April 24, 2012

Artist Tacita Dean Visits Getty to Discuss UNESCO Proposal to Recognize Film as a World Cultural Heritage

Dean will be joined by cinematographer Guillermo Navarro (Pan's Labyrinth) to discuss preservation of film, as well as FILM, Dean's recent installation at the Tate Modern in London

Thursday, May 10, 2012, 7:00 p.m.
At the Harold M. Williams Auditorium, Getty Center


MEDIA CONTACT:            
Alexandria Sivak
Getty Communications
(310) 440-6473 

Tacita Dean / Jim Rakete 
Tacita Dean (Photo: Jim Rakete)

LOS ANGELES—Artist Tacita Dean, renowned for her work in film, will be visiting the Getty on May 10 to discuss FILM, her recent installation at the Tate Modern in London. Called "a love letter to a disappearing medium," FILM is an 11-minute, silent 35mm film that is projected onto a 13 meter-tall white monolith.

Dean will also discuss her use of masterful techniques of analog filmmaking to create FILM, a work that could not have been completed in a digital format. Dean is known for her use of film to capture fleeting moments of light and subtle shifts in movement with long, steady takes—creating original works that would be impossible with other media.

Cinematographer Guillermo Navarro (Pan’s Labyrinth) joins Dean following her presentation to present a proposal for UNESCO to recognize the medium of film as a world cultural heritage. A notable group of cineastes, cinematographers, and filmmakers have been invited to discuss Navarro’s proposal and the current situation of this dying medium.

“Dean and Navarro are leading proponents of preserving film as an artistic medium, and we are looking forward to learning more from them about this topic,” said Peter Tokofsky, education specialist with the J. Paul Getty Museum.

Tacita Dean studied art at the Falmouth School of Art in England, the Supreme School of Fine Art in Athens, and the Slade School of Fine Art in London. Her work appeared at the Venice Biennale in 2003 and 2005. In 2006 she received the Hugo Boss Prize at the Solomon R. Guggenheim Museum, New York, and in 2009, the Kurt Schwitters Prize, among other awards and recognitions. She currently works in Berlin.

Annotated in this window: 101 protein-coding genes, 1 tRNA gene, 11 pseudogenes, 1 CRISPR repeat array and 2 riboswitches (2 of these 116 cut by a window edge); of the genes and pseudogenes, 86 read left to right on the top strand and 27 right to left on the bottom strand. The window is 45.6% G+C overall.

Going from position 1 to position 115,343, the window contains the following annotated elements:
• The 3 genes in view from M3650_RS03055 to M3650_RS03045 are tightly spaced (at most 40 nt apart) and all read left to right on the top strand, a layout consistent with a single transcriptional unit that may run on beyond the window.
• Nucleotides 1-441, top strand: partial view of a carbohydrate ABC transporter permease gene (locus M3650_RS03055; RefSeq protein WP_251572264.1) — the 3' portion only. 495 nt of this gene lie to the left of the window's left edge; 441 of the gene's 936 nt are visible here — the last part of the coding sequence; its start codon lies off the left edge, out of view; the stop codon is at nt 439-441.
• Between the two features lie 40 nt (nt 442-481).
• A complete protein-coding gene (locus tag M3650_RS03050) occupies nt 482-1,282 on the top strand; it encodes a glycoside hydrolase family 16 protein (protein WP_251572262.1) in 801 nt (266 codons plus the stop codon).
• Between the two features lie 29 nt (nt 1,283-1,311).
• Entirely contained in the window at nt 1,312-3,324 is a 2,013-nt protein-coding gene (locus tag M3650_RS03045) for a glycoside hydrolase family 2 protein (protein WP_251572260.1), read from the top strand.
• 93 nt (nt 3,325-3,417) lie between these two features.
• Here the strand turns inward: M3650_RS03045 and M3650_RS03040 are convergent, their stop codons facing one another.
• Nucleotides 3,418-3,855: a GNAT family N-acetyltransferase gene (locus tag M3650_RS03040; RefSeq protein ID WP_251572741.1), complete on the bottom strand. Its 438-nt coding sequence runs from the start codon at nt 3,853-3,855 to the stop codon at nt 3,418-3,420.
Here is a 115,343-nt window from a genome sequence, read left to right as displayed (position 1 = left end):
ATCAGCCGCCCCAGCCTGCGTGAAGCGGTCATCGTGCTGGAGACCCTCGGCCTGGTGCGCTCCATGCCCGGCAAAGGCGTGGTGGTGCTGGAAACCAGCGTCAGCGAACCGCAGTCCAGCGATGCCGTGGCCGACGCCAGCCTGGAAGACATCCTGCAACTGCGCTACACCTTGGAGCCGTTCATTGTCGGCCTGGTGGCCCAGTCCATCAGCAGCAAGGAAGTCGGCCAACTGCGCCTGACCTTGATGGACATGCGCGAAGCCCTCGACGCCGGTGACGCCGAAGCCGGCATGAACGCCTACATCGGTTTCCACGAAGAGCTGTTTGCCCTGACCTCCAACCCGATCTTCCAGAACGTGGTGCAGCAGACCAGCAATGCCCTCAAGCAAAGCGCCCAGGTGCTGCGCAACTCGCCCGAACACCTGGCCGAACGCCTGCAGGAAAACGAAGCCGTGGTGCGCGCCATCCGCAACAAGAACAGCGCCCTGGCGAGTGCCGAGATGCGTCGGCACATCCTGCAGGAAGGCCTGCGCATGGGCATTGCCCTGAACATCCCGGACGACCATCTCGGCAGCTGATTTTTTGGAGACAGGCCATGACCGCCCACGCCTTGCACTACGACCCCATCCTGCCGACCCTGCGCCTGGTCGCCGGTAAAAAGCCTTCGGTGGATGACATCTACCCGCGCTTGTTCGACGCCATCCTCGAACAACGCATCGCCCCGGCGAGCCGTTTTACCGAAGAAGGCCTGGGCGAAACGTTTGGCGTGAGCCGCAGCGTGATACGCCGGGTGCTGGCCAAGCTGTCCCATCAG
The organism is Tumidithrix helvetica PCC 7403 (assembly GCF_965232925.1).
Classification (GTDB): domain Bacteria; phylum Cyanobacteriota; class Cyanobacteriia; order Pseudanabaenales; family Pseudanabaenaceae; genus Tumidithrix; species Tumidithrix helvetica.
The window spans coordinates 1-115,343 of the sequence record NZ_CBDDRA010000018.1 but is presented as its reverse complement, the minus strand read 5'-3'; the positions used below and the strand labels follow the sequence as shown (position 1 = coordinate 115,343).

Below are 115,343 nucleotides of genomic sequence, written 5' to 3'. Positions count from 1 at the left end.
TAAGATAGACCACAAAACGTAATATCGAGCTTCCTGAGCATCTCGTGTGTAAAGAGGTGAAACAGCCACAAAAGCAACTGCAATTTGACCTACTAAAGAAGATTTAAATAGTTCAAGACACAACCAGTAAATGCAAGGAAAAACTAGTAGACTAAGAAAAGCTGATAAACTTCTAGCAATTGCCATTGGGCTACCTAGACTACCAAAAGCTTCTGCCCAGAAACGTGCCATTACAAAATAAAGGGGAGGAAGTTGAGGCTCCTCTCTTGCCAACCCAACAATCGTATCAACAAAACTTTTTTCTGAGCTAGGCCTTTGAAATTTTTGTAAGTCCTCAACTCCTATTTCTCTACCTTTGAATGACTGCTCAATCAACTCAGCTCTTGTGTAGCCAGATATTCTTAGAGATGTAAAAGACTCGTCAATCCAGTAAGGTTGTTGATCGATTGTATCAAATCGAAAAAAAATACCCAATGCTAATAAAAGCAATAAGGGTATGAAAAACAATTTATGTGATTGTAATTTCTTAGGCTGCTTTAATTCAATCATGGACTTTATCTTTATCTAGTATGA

This program is presented in conjunction with the Getty Research Institute’s Art on Screen research initiative, which draws on collections within the Getty Research Institute as well as rich film archives throughout Los Angeles to explore the intersections of art and the moving image.

FILM and Film

Date and Time: Thursday, May 10, 2012 | 7:00 p.m.
Location: The Getty Center, Harold M. Williams Auditorium
Admission: Free; reservations recommended. Call (310) 440-7300 or visit  to make a reservation.

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The J. Paul Getty Museum collects in seven distinct areas, including Greek and Roman antiquities, European paintings, drawings, manuscripts, sculpture and decorative arts, and photographs gathered internationally. The Museum’s mission is to make the collection meaningful and attractive to a broad audience by presenting and interpreting the works of art through educational programs, special exhibitions, publications, conservation, and research.

The Getty Research Institute is an operating program of the J. Paul Getty Trust. It serves education in the broadest sense by increasing knowledge and understanding about art and its history through advanced research. The Research Institute provides intellectual leadership through its research, exhibition, and publication programs and provides service to a wide range of scholars worldwide through residencies, fellowships, online resources, and a Research Library. The Research Library—housed in the 201,000-square-foot Research Institute building designed by Richard Meier—is one of the largest art and architecture libraries in the world. The general library collections (secondary sources) include almost 900,000 volumes of books, periodicals, and auction catalogues encompassing the history of Western art and related fields in the humanities. The Research Library’s special collections include rare books, artists’ journals, sketchbooks, architectural drawings and models, photographs, and archival materials.

Visiting the Getty Center
The Getty Center is open Tuesday through Friday and Sunday from 10 a.m. to 5:30 p.m., and Saturday from 10 a.m. to 9 p.m. It is closed Monday and major holidays. Admission to the Getty Center is always free. Parking is $15 per car, but reduced to $10 after 5 p.m. on Saturdays and for evening events throughout the week. No reservation is required for parking or general admission. Reservations are required for event seating and groups of 15 or more. Please call (310) 440-7300 (English or Spanish) for reservations and information. The TTY line for callers who are deaf or hearing impaired is (310) 440-7305. The Getty Center is at 1200 Getty Center Drive, Los Angeles, California.

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